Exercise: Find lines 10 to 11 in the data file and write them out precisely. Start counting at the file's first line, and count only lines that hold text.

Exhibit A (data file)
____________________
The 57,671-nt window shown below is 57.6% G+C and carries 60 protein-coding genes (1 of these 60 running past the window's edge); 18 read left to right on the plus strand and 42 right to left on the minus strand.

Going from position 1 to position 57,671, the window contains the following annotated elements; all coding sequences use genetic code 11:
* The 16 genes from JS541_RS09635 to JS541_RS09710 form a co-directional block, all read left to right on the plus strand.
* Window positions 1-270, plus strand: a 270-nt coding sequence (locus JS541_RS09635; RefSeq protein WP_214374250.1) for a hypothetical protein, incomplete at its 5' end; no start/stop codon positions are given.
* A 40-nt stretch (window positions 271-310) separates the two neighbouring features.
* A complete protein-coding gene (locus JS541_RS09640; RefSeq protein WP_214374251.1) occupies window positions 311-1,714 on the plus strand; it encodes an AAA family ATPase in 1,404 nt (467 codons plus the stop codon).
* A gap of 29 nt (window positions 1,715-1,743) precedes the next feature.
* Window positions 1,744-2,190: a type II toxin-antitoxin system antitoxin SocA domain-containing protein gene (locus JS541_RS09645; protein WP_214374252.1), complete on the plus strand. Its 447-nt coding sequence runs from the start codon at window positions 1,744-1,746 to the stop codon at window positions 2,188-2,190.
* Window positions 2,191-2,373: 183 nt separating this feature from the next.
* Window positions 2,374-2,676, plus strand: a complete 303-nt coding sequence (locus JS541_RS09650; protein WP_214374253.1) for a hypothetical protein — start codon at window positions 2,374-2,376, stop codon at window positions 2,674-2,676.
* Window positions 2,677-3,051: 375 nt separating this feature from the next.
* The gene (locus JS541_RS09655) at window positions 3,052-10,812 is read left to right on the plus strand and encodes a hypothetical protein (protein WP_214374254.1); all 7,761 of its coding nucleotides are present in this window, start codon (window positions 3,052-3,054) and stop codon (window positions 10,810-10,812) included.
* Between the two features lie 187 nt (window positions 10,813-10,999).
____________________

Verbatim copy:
* Window positions 2,374-2,676, plus strand: a complete 303-nt coding sequence (locus JS541_RS09650; protein WP_214374253.1) for a hypothetical protein — start codon at window positions 2,374-2,376, stop codon at window positions 2,674-2,676.
* Window positions 2,677-3,051: 375 nt separating this feature from the next.